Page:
The Road to Less Than Optimal Blood Sugar Control is Paved with Good Intentions

For this post I pulled an oldie but goodie out of the archives. I wrote this more than 8 years ago and sadly it's still mostly true today. Even for people using CGM, information that should be easier to consider is kept beyond arms reach by the simple design decision of expecting people to login to a website to review reports. Better tools are coming but they take time.

From my own research, I know that 'pushing' that information to the person in need exponentially increases the likelihood that the information will be considered. For example, what if you received a notification on your phone about a pattern that has been identified? One click away from very useable information and you didn't have to do anything extra for the perk!

If you've been online lately you've heard a lot about IBM's Watson Health and their intent to apply some smarts to diabetes data for a similar purpose. I'm looking forward to seeing how they go about deciding on the hundreds of options to arrive at something elegant that works including personalization. What works for one person may not for another as well as the requirement to mix things up over time. Who wants to see the same thing over and over? Not me and certainly not my daughter.

Bottom line, a decade ago hundreds of people with type 1 and type 2 diabetes were already using Watson-like systems, mine included. It will take years for IBM and their partners to figure out the best ways to apply their data analysis and decision support to help people with diabetes. In the meantime, we have 'Sugar Surfing'.

Do you use mobile apps or sites with charts and graphs to help you understand your data? I'm not talking about real-time monitoring but actual analysis of the data after the fact. Does your analysis definitely make a difference in how you manage? If so, how? If you've figured out a trick or two I'm sure that others might find your approach interesting. Please also share how much time per week on average that you use the mobile app(s), website(s) or paper logs.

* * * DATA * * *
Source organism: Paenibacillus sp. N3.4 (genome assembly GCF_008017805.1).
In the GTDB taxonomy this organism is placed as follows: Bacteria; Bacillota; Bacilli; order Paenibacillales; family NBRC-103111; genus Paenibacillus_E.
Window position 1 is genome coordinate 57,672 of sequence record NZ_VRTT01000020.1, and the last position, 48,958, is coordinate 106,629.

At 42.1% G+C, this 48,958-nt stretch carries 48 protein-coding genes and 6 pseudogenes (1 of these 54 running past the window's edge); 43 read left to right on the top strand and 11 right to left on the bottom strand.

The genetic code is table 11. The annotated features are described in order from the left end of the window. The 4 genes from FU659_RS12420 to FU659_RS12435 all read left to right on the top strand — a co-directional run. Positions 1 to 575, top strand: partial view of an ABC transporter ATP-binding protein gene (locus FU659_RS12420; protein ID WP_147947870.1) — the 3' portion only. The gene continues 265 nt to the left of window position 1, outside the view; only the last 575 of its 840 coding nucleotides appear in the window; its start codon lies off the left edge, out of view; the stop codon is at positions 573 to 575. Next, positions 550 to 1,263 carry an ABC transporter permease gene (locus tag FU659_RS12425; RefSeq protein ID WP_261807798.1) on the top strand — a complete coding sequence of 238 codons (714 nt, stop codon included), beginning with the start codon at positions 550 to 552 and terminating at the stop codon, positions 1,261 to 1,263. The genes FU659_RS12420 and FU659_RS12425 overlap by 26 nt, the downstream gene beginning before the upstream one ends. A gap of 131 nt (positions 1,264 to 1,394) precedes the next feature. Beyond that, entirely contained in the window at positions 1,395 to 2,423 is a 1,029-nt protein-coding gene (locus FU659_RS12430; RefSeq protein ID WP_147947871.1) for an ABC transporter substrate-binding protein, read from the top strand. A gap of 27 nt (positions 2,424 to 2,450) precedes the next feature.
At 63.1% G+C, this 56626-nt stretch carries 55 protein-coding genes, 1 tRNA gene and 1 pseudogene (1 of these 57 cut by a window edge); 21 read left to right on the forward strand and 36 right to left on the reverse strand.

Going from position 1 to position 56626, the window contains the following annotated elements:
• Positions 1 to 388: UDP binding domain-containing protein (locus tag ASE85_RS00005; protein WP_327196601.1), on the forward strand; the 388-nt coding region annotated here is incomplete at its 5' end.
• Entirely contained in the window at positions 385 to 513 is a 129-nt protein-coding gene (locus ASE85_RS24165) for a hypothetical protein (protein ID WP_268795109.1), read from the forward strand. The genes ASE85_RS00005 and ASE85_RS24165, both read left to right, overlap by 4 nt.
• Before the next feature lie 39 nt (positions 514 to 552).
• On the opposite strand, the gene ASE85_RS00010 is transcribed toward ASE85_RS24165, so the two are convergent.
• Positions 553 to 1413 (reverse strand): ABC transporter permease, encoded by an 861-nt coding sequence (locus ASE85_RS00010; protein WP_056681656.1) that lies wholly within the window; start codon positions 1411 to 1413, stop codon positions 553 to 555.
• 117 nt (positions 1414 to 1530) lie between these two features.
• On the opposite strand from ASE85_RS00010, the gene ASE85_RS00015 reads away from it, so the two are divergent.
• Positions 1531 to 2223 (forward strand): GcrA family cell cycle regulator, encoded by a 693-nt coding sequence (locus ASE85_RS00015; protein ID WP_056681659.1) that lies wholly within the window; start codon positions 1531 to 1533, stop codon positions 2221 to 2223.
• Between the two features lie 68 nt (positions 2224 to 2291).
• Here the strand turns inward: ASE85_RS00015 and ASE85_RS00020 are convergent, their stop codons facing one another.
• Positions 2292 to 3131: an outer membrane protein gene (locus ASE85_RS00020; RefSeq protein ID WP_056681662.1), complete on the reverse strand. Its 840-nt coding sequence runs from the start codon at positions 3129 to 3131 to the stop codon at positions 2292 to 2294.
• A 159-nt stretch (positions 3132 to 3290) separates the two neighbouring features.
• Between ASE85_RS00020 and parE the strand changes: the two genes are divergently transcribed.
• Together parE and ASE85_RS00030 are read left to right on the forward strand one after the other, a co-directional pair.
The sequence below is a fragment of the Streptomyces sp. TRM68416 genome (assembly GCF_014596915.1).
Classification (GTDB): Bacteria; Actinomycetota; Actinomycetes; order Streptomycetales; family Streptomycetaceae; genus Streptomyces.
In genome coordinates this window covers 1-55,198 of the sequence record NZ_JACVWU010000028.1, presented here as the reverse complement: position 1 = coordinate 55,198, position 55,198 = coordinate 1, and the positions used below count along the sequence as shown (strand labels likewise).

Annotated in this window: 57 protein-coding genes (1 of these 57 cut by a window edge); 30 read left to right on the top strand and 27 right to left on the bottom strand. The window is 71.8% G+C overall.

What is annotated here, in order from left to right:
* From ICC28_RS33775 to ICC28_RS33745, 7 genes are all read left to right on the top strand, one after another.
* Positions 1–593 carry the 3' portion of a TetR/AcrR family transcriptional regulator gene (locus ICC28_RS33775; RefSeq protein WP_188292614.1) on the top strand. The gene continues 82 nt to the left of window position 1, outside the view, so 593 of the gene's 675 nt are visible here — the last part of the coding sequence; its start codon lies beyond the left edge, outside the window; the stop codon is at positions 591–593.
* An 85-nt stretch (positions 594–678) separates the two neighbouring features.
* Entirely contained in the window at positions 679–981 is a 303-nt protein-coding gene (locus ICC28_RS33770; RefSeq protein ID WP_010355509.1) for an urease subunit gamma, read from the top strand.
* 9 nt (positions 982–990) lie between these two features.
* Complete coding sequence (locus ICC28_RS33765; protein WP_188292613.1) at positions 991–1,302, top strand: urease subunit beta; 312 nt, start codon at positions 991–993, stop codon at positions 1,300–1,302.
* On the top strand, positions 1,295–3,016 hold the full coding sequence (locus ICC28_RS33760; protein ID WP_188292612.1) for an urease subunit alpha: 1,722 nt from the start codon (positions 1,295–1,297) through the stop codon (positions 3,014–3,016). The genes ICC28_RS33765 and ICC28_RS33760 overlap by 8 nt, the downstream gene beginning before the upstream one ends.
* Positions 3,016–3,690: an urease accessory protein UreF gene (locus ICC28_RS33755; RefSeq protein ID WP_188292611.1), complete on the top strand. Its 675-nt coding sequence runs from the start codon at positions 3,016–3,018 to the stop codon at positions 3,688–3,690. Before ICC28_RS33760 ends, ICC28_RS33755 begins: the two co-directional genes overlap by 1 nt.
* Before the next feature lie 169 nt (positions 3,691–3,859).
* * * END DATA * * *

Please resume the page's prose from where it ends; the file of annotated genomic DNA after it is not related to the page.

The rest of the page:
Managing your diabetes takes a lot of work. It can take less work however depending on which tools you use and how often you use them.

“Should I do shots or a pump?” Doesn’t matter if you are looking for ‘easier’. They both require a commitment although the tasks are different. Also, the typical person with diabetes doesn’t exist. Everyone is unique and therefore it requires the individual or at least someone with intimate 24×7 knowledge of the person with diabetes to have insight into care, actions, analysis of cause and effect, etc… No easy task even for the biggest egghead on the block. Unfortunately, there is no secret formula for one-size-fits-all blood sugar control either.

And don’t confuse collecting data with the act of analysis to understand and finally taking action followed up by further analysis to understand and take action in a never-ending cycle. This is called pattern management in the world of diabetes self-care.

So when it comes to looking at recent blood sugar numbers and potentially reams of other data like carbs, insulin and exercise to name a few, for patterns, very few people do it at all and even fewer do it right. There is more than one way to perform pattern management. And like everything else in life, you have hard ways and easier ways. If we look at the state of diabetes in this country alone, we quickly understand that nobody has solved the problem.